The method of FIG. 9 includes determining (812), by each compute node in the operational group except the logical root, whether that compute node received the message from the parent node for that compute node and if that compute node is not a leaf node. Each compute node may determine (812) whether that compute node received the message from the parent node for that compute node according to the method of FIG. 9 by identifying the link on which the message was received and determining whether the identified link is connected to a parent node or a child node in the network topology. If the identified link on which the message (802) was received is connected to a parent node, then that compute node received the message from the parent node for that compute node. Each compute node may determine (812) whether that compute node is a leaf node according to the method of FIG. 9 by identifying whether that node has any child nodes. If that node does not have any child nodes, that compute node is a leaf node. If that node does have child nodes, that compute node is not a leaf node.

As provided above, the method of FIG. 9 includes transmitting (814), by each compute node in the operational group except the logical root, the message (802) to all of the child nodes of that compute node if that compute node received the message from the parent node for that compute node and if that compute node is not a leaf node. In the method of FIG. 9, each node may transmit (814) the message (802) to all of the child nodes of that compute node according to class routing instructions configured in each compute node.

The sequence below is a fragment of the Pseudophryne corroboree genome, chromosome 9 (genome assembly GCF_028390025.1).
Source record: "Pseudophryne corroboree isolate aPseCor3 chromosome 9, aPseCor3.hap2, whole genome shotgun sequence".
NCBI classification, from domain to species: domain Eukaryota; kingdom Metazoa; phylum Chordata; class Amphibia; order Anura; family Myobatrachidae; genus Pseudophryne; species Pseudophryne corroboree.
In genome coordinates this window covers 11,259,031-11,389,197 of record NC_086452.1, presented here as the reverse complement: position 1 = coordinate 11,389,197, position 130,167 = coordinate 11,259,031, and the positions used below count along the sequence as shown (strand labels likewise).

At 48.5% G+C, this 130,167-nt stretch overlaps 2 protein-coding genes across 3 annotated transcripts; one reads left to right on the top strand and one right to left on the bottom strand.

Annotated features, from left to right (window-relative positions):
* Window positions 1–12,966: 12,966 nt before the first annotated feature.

The method of FIG. 9 includes determining (816), by each compute node in the operational group except the logical root, whether that compute node received the message (802) from a child node. Each compute node may determine (816) whether that compute node received the message (802) from a child node according to the method of FIG. 9 by identifying the link on which the message was received and determining whether the identified link is connected to a parent node or a child node in the network topology. If the identified link on which the message (802) was received is connected to a child node, then that compute node received the message from the child node. If the identified link on which the message (802) was received is connected to a parent node, then that compute node received the message from the parent node.

As provided above, the method of FIG. 9 includes transmitting (818), by each compute node in the operational group except the logical root, the message (802) to all of the child nodes of that compute node except the child node from which the message was received and transmitting the message to the parent node of that compute node if that compute node received the message from a child node and if that compute node is not the physical root. In the method of FIG. 9, each node may transmit (818) the message (802) to all of the child nodes of that compute node except the child node from which the message was received and transmit the message to the parent node of that compute node according to class routing instructions configured in each compute node.